When asked why he wants to give shoes to needy children, he said that at the start of every new school year, he gets a brand new pair of shoes. He wanted to see that those children whose families couldn’t afford new shoes got a new pair as well.
4. Paying It Forward
And then there’s the Alabama college student, Rodney Smith, Jr., who mows lawns, for free, for single moms, the elderly, and the disabled.
When a local TV station gave him $300 as a pay it forward gift, Smith used the money to create a non-profit service group called Raising Men Lawn Care Services.
Smith says he wants to teach teens “a sense of accomplishment, self-esteem, moral value and purpose in themselves.” (Source: GoodNewsNetwork, College Student Mows Seniors’ Lawns for Free While Teaching Values to Youth, by Terry Turner, May 2nd, 2016.)
While most college-aged kids are busy with school activities, homework, and social lives, this extraordinary young man is making a difference with a commitment to do good things.
The Common Good
I could go on and on. There is no end to inspirational stories of people like you, like me, who seem so ordinary in every way, who do great things. The trick is to see them hidden amid the squalor and stories of cruelty and sadness that pervade our lives.
We’re bombarded daily from all sides, via social media, newspapers, television news, by horrors and sadness all over the world. If you let it, it can invade your psyche and affect the lens through which you view the world.
Take a good look around. Stop and read those stories of people helping others, risking their lives to save all life, human or otherwise.
You Can Do It Too — Maybe You Already Are
And the next time you think to yourself, I’m not doing a thing to make a difference to anyone, stop and take a look at the little things you’re probably already doing, without realizing it.
Whether it’s in your business or personal life, I’m willing to bet you’re making a difference for someone (or a lot of someones) on a regular basis.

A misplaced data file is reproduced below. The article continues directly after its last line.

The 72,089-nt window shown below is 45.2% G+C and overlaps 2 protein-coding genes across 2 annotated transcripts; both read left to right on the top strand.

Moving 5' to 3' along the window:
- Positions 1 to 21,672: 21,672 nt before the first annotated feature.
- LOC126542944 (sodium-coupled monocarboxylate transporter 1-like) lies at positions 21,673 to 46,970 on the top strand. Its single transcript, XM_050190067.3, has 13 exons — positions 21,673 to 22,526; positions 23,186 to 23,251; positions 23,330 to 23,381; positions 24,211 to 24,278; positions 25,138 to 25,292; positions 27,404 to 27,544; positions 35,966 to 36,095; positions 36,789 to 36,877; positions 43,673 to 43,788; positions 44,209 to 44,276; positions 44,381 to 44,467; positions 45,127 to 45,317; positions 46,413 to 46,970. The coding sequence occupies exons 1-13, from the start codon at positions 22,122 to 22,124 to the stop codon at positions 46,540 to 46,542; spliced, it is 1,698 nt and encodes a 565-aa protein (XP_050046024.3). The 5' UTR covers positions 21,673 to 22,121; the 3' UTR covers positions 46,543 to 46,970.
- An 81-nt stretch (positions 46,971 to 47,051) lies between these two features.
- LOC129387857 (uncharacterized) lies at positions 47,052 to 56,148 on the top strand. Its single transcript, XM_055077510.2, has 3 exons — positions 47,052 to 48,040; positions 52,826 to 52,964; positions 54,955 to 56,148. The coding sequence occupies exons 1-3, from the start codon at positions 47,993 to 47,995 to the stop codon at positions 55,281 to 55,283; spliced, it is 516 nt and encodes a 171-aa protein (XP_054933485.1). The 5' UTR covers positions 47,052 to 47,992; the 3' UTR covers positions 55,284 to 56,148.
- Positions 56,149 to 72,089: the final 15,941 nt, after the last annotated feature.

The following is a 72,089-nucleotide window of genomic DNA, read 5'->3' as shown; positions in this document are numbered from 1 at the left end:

As you raise your children to take on the world, you’re shaping their moral makeup, setting limits, teaching them boundaries while still allowing them to soar. That’s no small task. The little things you do day in, day out, help your child eventually deal with the ups and downs of daily life.
Or in your dealings with people in your business life, the smiles you give, the words of encouragement and guidance, those things matter.
Whether you realize it or not, you’re making a difference every single day. Those small differences have a ripple effect. What may seem insignificant and hardly worth mentioning, is flowing outward, touching the lives of countless people.
In Your Business Or In Your Personal Life, Small Acts Add Up
If you still want to do more, there are plenty of ways to make a difference. No need to think big.
Sometimes it really is the little things that add up to the biggest differences.
Write that online course you’ve been considering writing and help your audience reach its full potential.
Volunteer at your local animal shelter and brighten a lonely dog or cat’s day.
Light a fire under a passion you’ve kept smoldering, but have been afraid to ignite.
Reach out to others.
Do those little things that help others.
Those little things, they make a difference.
They leave a mark.
And everyone, including you, becomes a winner.